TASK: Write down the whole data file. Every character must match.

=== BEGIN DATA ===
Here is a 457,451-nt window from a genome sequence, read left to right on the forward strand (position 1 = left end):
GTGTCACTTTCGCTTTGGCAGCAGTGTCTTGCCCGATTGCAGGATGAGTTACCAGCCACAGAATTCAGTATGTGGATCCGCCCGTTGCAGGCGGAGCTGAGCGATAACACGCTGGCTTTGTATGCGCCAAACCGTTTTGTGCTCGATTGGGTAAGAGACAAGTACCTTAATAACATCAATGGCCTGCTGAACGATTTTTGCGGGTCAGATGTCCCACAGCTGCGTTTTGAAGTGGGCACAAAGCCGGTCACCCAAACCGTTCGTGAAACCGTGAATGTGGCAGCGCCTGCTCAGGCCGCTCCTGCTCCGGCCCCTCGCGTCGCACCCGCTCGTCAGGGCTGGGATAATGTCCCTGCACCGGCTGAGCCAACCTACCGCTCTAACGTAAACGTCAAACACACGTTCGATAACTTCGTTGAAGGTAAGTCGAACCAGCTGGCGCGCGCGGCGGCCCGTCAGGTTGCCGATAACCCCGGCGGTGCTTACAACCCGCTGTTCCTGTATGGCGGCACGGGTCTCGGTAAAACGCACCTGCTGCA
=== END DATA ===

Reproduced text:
Here is a 457,451-nt window from a genome sequence, read left to right on the forward strand (position 1 = left end):
GTGTCACTTTCGCTTTGGCAGCAGTGTCTTGCCCGATTGCAGGATGAGTTACCAGCCACAGAATTCAGTATGTGGATCCGCCCGTTGCAGGCGGAGCTGAGCGATAACACGCTGGCTTTGTATGCGCCAAACCGTTTTGTGCTCGATTGGGTAAGAGACAAGTACCTTAATAACATCAATGGCCTGCTGAACGATTTTTGCGGGTCAGATGTCCCACAGCTGCGTTTTGAAGTGGGCACAAAGCCGGTCACCCAAACCGTTCGTGAAACCGTGAATGTGGCAGCGCCTGCTCAGGCCGCTCCTGCTCCGGCCCCTCGCGTCGCACCCGCTCGTCAGGGCTGGGATAATGTCCCTGCACCGGCTGAGCCAACCTACCGCTCTAACGTAAACGTCAAACACACGTTCGATAACTTCGTTGAAGGTAAGTCGAACCAGCTGGCGCGCGCGGCGGCCCGTCAGGTTGCCGATAACCCCGGCGGTGCTTACAACCCGCTGTTCCTGTATGGCGGCACGGGTCTCGGTAAAACGCACCTGCTGCA